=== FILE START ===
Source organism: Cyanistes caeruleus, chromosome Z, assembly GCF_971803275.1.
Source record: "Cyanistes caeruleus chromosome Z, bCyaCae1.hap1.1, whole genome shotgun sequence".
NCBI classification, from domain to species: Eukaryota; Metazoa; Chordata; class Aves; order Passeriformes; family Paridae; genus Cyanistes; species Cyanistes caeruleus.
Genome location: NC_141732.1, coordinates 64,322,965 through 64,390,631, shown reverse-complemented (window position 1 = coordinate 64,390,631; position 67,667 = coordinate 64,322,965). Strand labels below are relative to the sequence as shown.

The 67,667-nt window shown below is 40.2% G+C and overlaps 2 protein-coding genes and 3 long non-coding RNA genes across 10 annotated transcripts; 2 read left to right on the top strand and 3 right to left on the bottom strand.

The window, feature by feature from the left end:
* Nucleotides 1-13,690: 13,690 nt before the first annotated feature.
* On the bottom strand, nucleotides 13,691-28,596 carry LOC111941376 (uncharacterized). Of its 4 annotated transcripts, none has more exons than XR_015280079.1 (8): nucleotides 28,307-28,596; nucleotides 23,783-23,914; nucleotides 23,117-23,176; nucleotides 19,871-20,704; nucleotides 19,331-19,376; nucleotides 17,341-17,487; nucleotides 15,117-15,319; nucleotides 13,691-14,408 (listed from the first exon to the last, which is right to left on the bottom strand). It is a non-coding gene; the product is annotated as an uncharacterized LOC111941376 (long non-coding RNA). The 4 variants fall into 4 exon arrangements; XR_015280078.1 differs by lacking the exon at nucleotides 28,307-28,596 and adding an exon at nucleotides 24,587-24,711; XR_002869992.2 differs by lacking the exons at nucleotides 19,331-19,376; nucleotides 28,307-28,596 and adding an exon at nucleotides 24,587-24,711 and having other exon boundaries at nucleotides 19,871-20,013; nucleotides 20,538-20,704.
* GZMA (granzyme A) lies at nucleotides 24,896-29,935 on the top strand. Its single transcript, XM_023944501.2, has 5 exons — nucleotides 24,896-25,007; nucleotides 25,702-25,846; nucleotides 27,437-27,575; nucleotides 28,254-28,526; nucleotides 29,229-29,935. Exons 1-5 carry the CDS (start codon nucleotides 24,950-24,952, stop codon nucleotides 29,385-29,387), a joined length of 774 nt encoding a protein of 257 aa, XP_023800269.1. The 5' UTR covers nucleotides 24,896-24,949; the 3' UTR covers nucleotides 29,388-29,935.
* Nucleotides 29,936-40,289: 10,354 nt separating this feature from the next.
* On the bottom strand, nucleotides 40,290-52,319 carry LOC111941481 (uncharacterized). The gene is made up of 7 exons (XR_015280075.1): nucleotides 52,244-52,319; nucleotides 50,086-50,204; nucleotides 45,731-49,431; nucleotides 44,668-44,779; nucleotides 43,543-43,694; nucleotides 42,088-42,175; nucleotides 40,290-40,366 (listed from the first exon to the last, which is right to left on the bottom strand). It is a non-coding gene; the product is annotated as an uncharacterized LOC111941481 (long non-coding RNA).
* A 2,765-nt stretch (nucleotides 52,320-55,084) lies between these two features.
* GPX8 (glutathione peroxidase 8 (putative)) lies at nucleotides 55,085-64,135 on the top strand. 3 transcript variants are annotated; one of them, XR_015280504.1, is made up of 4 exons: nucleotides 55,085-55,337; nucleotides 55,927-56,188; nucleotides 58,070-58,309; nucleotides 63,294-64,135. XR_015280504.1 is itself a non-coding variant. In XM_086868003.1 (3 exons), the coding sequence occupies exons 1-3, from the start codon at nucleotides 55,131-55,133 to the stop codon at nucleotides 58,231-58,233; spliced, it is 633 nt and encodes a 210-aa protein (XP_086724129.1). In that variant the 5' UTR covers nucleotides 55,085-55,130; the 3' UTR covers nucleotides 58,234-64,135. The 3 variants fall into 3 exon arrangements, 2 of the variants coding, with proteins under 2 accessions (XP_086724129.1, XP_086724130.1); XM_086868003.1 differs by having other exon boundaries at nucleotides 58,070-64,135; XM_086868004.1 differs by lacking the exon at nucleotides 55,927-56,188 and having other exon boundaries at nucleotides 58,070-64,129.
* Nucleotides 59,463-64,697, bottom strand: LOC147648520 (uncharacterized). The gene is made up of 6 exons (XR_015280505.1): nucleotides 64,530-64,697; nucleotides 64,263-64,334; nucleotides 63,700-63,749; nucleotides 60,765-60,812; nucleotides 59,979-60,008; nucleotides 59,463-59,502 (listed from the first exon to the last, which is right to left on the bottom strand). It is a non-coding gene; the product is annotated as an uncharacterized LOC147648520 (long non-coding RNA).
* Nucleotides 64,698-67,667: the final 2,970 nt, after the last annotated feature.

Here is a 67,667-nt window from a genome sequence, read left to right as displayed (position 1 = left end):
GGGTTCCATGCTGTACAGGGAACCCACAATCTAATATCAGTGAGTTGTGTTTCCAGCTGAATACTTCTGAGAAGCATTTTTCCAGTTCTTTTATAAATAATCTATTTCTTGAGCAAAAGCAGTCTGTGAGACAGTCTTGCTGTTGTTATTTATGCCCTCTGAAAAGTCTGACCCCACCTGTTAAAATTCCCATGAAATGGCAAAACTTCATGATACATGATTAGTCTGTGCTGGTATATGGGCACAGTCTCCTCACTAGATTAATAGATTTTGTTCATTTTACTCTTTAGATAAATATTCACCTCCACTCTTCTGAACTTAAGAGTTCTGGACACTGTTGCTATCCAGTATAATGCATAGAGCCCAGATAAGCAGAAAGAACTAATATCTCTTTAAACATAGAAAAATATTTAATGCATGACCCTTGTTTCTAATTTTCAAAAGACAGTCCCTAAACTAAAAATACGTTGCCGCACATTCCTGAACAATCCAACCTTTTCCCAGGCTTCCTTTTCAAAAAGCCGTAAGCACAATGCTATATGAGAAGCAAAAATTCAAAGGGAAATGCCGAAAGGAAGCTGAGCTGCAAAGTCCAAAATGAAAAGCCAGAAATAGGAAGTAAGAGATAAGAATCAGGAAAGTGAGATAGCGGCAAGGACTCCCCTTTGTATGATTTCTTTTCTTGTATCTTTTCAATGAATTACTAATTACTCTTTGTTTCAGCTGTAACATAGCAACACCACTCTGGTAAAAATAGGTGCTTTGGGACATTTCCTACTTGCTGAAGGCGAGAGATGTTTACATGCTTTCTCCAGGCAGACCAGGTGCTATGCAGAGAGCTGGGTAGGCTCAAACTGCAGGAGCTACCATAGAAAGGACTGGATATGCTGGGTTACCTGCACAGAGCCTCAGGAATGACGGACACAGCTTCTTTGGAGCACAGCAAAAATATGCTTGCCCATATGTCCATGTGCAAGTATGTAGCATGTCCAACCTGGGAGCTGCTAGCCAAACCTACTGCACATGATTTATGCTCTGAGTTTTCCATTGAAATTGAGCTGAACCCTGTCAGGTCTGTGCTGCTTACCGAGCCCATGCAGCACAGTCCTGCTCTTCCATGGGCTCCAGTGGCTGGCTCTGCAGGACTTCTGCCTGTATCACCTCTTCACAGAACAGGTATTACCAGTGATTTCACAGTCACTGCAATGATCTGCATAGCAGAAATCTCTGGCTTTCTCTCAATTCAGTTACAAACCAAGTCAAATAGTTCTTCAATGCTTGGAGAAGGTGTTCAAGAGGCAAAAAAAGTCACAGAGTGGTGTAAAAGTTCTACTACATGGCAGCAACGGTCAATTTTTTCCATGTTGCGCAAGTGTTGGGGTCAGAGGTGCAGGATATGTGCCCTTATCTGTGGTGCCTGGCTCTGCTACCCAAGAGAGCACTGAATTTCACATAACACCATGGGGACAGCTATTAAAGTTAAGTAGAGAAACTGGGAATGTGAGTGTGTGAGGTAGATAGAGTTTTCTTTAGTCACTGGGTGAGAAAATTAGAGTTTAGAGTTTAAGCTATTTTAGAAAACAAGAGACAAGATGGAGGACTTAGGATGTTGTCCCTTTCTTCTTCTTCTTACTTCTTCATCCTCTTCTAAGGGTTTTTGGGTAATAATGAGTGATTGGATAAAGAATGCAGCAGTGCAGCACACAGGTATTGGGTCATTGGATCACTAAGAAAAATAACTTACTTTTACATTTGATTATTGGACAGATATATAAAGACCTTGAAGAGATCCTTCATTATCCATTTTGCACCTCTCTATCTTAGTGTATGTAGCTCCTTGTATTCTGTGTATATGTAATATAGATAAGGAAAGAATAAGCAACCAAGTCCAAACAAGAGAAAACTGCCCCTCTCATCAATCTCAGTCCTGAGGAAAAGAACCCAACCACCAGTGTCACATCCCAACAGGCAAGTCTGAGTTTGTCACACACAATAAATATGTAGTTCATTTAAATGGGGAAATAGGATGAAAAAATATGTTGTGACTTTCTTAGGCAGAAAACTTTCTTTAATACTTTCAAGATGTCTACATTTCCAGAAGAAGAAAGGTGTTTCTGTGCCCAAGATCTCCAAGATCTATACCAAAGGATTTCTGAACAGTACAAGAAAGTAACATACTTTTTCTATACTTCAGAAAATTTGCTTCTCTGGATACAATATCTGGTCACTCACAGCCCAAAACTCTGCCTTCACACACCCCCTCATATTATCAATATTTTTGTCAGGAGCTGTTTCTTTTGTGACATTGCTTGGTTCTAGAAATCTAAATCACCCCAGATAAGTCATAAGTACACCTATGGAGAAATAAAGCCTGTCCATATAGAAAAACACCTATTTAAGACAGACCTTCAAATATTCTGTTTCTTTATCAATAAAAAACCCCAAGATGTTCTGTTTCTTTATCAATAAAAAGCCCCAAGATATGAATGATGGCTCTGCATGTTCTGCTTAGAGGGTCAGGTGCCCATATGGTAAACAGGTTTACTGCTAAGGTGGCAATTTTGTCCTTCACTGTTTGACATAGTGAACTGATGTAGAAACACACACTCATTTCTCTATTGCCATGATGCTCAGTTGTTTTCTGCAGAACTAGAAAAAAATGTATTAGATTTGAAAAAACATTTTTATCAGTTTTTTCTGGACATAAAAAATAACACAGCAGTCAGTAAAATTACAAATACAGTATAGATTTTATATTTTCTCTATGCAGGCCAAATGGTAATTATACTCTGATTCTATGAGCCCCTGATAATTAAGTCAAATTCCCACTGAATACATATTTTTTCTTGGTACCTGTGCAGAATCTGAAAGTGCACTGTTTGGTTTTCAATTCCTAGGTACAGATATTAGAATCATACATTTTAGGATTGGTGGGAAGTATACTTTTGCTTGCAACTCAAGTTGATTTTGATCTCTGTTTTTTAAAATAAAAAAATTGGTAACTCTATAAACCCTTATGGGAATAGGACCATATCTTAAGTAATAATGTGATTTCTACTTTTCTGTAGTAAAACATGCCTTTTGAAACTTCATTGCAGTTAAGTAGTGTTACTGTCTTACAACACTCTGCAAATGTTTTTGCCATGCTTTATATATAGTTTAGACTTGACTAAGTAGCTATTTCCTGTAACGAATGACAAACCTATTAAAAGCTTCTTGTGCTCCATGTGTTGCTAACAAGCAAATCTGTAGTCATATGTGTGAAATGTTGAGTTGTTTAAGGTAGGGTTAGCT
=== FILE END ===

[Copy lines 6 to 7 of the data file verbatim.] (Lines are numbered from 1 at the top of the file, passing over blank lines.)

The window, feature by feature from the left end:
* Nucleotides 1-13,690: 13,690 nt before the first annotated feature.